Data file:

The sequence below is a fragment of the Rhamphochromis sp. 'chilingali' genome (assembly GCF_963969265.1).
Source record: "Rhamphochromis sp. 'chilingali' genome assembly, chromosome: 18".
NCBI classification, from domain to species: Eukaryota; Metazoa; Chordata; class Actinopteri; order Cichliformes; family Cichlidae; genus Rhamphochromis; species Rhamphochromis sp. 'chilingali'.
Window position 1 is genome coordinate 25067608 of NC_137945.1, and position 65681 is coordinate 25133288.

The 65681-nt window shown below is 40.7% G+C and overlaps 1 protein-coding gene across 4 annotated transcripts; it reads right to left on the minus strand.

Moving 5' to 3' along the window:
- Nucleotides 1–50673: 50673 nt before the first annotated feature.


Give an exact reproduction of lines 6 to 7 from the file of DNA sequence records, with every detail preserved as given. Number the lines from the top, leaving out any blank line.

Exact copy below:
Moving 5' to 3' along the window:
- Nucleotides 1–50673: 50673 nt before the first annotated feature.